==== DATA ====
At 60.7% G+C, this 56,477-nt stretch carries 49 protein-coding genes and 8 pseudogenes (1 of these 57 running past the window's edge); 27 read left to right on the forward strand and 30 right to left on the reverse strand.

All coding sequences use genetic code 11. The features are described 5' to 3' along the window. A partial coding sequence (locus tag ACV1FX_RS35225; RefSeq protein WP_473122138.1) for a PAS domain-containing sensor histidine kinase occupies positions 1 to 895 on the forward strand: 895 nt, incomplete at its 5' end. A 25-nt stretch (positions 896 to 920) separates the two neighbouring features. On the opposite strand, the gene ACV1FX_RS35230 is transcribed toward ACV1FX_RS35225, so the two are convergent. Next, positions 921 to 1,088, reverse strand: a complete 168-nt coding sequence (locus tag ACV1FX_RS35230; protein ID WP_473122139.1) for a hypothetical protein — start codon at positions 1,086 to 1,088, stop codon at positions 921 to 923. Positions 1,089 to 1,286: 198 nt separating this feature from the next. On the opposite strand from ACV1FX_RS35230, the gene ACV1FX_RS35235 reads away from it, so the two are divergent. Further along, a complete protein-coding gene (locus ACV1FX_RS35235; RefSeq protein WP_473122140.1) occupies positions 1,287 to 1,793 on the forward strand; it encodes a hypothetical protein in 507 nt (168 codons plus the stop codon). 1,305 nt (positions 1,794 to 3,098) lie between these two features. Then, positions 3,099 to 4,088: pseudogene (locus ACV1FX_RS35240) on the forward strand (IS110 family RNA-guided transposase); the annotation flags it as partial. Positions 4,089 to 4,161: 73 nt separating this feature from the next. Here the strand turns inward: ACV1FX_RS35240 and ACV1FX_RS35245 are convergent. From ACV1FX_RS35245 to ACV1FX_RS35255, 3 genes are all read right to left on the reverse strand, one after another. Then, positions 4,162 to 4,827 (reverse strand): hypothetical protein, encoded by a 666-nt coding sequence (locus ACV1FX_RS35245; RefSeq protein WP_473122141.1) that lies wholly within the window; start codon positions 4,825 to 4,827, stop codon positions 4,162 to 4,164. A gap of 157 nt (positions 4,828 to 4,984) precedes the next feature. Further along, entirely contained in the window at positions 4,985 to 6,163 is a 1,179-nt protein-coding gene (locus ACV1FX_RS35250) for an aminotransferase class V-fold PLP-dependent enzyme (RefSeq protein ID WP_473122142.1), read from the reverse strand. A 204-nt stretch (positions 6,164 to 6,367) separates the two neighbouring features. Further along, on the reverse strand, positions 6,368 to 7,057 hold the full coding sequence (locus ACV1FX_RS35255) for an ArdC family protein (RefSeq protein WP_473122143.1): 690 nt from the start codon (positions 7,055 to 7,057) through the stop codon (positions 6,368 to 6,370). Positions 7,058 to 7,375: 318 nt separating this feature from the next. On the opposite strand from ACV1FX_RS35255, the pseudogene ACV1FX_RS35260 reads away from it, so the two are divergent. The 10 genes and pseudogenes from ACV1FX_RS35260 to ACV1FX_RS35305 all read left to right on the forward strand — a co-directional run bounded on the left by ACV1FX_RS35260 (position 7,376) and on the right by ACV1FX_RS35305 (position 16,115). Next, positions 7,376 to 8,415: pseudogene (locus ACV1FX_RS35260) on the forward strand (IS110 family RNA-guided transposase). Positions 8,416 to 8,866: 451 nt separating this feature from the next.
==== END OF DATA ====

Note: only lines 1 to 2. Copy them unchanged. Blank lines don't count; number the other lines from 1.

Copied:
At 60.7% G+C, this 56,477-nt stretch carries 49 protein-coding genes and 8 pseudogenes (1 of these 57 running past the window's edge); 27 read left to right on the forward strand and 30 right to left on the reverse strand.

All coding sequences use genetic code 11. The features are described 5' to 3' along the window. A partial coding sequence (locus tag ACV1FX_RS35225; RefSeq protein WP_473122138.1) for a PAS domain-containing sensor histidine kinase occupies positions 1 to 895 on the forward strand: 895 nt, incomplete at its 5' end. A 25-nt stretch (positions 896 to 920) separates the two neighbouring features. On the opposite strand, the gene ACV1FX_RS35230 is transcribed toward ACV1FX_RS35225, so the two are convergent. Next, positions 921 to 1,088, reverse strand: a complete 168-nt coding sequence (locus tag ACV1FX_RS35230; protein ID WP_473122139.1) for a hypothetical protein — start codon at positions 1,086 to 1,088, stop codon at positions 921 to 923. Positions 1,089 to 1,286: 198 nt separating this feature from the next. On the opposite strand from ACV1FX_RS35230, the gene ACV1FX_RS35235 reads away from it, so the two are divergent. Further along, a complete protein-coding gene (locus ACV1FX_RS35235; RefSeq protein WP_473122140.1) occupies positions 1,287 to 1,793 on the forward strand; it encodes a hypothetical protein in 507 nt (168 codons plus the stop codon). 1,305 nt (positions 1,794 to 3,098) lie between these two features. Then, positions 3,099 to 4,088: pseudogene (locus ACV1FX_RS35240) on the forward strand (IS110 family RNA-guided transposase); the annotation flags it as partial. Positions 4,089 to 4,161: 73 nt separating this feature from the next. Here the strand turns inward: ACV1FX_RS35240 and ACV1FX_RS35245 are convergent. From ACV1FX_RS35245 to ACV1FX_RS35255, 3 genes are all read right to left on the reverse strand, one after another. Then, positions 4,162 to 4,827 (reverse strand): hypothetical protein, encoded by a 666-nt coding sequence (locus ACV1FX_RS35245; RefSeq protein WP_473122141.1) that lies wholly within the window; start codon positions 4,825 to 4,827, stop codon positions 4,162 to 4,164. A gap of 157 nt (positions 4,828 to 4,984) precedes the next feature. Further along, entirely contained in the window at positions 4,985 to 6,163 is a 1,179-nt protein-coding gene (locus ACV1FX_RS35250) for an aminotransferase class V-fold PLP-dependent enzyme (RefSeq protein ID WP_473122142.1), read from the reverse strand. A 204-nt stretch (positions 6,164 to 6,367) separates the two neighbouring features. Further along, on the reverse strand, positions 6,368 to 7,057 hold the full coding sequence (locus ACV1FX_RS35255) for an ArdC family protein (RefSeq protein WP_473122143.1): 690 nt from the start codon (positions 7,055 to 7,057) through the stop codon (positions 6,368 to 6,370). Positions 7,058 to 7,375: 318 nt separating this feature from the next. On the opposite strand from ACV1FX_RS35255, the pseudogene ACV1FX_RS35260 reads away from it, so the two are divergent. The 10 genes and pseudogenes from ACV1FX_RS35260 to ACV1FX_RS35305 all read left to right on the forward strand — a co-directional run bounded on the left by ACV1FX_RS35260 (position 7,376) and on the right by ACV1FX_RS35305 (position 16,115). Next, positions 7,376 to 8,415: pseudogene (locus ACV1FX_RS35260) on the forward strand (IS110 family RNA-guided transposase). Positions 8,416 to 8,866: 451 nt separating this feature from the next.